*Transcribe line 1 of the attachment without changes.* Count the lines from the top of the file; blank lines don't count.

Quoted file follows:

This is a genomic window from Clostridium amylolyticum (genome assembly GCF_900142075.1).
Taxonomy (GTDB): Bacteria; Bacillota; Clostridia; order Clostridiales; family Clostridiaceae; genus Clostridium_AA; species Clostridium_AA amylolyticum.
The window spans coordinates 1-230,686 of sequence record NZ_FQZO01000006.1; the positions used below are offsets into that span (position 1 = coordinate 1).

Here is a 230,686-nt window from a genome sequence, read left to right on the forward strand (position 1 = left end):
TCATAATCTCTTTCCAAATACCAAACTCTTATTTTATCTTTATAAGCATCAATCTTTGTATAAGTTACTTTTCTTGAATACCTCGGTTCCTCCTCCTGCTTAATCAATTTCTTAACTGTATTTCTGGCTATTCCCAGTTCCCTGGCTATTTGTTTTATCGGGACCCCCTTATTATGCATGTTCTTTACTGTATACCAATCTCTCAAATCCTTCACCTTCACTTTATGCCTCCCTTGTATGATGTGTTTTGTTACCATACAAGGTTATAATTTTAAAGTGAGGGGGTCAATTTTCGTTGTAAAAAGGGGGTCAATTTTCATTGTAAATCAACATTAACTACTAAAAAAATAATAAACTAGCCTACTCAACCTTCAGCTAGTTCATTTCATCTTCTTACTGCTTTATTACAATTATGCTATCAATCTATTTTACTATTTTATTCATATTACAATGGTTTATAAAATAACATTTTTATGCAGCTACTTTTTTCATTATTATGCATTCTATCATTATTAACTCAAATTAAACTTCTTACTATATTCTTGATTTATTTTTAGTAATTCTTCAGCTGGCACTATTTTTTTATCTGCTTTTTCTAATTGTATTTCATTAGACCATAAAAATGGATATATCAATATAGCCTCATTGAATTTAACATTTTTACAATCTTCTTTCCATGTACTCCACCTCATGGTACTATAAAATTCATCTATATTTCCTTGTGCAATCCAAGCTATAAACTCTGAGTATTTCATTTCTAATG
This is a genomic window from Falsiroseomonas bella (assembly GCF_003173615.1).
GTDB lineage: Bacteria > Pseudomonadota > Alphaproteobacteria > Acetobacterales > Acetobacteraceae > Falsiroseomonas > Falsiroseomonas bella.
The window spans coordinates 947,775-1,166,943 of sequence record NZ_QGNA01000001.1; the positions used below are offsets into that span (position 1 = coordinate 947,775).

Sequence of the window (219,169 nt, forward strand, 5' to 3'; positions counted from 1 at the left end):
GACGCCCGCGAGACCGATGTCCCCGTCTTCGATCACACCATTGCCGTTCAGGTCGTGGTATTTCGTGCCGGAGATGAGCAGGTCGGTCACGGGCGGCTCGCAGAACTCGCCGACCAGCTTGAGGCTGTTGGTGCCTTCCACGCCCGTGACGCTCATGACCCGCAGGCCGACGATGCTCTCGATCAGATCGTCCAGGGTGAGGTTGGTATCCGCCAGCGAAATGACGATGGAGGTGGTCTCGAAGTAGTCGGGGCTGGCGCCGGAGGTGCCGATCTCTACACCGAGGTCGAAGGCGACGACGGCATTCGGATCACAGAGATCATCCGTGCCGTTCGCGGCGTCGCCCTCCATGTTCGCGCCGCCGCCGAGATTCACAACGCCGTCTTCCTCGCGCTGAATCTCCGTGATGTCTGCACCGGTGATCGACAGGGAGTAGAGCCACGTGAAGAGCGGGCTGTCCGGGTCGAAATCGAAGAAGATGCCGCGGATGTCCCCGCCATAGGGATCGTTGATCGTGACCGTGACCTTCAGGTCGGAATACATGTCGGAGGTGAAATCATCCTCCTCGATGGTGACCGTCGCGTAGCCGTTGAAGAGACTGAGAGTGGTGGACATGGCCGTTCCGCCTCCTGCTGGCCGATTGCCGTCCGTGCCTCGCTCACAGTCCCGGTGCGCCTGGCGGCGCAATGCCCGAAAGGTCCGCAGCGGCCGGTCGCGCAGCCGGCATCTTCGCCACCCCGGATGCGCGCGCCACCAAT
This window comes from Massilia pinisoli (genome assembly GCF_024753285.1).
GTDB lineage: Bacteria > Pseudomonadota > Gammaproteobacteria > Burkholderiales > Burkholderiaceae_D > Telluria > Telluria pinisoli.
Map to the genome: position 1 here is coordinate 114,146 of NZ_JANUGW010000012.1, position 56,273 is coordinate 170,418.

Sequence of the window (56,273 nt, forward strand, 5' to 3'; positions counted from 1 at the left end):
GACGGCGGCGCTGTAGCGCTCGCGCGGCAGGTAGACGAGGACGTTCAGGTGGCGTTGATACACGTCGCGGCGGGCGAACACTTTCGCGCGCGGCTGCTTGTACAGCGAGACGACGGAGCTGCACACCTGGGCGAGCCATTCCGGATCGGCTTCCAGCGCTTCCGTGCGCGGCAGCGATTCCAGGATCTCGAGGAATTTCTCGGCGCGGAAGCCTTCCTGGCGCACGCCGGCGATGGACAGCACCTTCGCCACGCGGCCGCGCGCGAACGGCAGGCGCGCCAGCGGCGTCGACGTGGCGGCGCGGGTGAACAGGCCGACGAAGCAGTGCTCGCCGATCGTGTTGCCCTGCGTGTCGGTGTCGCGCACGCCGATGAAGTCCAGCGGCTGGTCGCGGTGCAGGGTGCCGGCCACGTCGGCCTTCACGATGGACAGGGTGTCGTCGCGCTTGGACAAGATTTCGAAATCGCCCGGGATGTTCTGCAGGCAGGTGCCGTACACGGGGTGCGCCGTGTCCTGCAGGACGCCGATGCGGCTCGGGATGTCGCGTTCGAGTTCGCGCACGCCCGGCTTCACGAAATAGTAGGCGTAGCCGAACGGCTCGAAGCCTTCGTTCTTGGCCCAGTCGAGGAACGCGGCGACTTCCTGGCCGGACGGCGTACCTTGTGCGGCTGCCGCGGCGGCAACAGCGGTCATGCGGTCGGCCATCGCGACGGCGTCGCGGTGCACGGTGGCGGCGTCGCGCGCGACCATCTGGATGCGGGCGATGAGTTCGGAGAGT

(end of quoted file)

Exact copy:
This is a genomic window from Clostridium amylolyticum (genome assembly GCF_900142075.1).